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    L2TP Dial-Out Process

    The following is the dial-out process used in the network model illustrated in L2TP Dial-Out Overview:

    1. The router receives a trigger packet.
    2. The router builds a RADIUS Access-Request message and sends it to the RADIUS server that is associated with the virtual router on which the dial-out route is defined—typically, the RADIUS home server.
    3. The RADIUS server’s response to the Access-Request is similar to the response used for LAC incoming calls. Notable differences are that the IP addresses of the peer are interpreted as LAC addresses instead of LNS addresses. In addition, narrowband details, such as calling numbers, are returned.
    4. The LNS makes the outgoing call using a load-balancing or round-robin mechanism identical to the one that the E Series LAC uses for incoming calls. The LAC may also employ the LAC RADIUS in tunnel authentication.
    5. Once the LNS successfully completes a control connection and session with the LAC, the LAC performs the actual narrowband dial-out operation to the remote site using the information passed by the LNS during session setup.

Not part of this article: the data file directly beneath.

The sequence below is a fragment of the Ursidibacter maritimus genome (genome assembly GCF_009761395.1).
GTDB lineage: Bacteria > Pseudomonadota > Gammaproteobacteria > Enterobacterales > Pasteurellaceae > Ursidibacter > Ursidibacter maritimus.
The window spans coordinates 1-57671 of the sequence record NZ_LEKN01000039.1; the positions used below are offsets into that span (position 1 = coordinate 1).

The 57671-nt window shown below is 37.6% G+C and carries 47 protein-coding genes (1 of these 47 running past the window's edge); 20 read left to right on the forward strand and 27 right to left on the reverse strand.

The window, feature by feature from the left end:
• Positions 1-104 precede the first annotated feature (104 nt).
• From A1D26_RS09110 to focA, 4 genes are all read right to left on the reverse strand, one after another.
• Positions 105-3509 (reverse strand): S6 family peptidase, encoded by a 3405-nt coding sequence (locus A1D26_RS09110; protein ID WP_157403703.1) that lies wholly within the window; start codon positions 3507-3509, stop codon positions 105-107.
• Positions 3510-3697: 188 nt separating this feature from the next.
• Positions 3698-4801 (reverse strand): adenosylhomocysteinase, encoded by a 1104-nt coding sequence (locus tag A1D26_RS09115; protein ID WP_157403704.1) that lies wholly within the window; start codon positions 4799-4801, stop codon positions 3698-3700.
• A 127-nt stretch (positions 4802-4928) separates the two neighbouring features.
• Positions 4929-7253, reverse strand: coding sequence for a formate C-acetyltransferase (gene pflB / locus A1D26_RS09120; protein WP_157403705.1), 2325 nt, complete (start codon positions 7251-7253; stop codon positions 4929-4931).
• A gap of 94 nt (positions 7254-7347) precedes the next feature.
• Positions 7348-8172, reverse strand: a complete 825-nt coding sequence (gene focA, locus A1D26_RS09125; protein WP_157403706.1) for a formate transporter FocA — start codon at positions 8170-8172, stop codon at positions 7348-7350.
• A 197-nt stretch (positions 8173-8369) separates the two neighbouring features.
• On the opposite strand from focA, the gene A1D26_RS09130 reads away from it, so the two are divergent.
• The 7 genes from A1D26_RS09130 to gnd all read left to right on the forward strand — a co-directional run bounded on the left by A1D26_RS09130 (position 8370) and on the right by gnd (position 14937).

6. A PPP session is started on the remote customer premises equipment (CPE), and mutual PPP authentication is performed at the remote CPE and the LNS as follows:
      1. The LNS uses the LNS RADIUS server to validate the remote CPE’s PPP session, while the CPE can use its own RADIUS server to validate the LNS’s PPP session.
      2. The LNS uses the username and password that is returned in the first Access-Accept message.
    7. Once authentication is successful, an IP interface is built on top of the PPP interface at the LNS. Internet Protocol Control Protocol (IPCP) is negotiated, and the framed route that RADIUS returns as a result of the PPP authentication supersedes the dial-out route.

    IP traffic can now flow freely between the home and remote sites.

    Published: 2014-08-20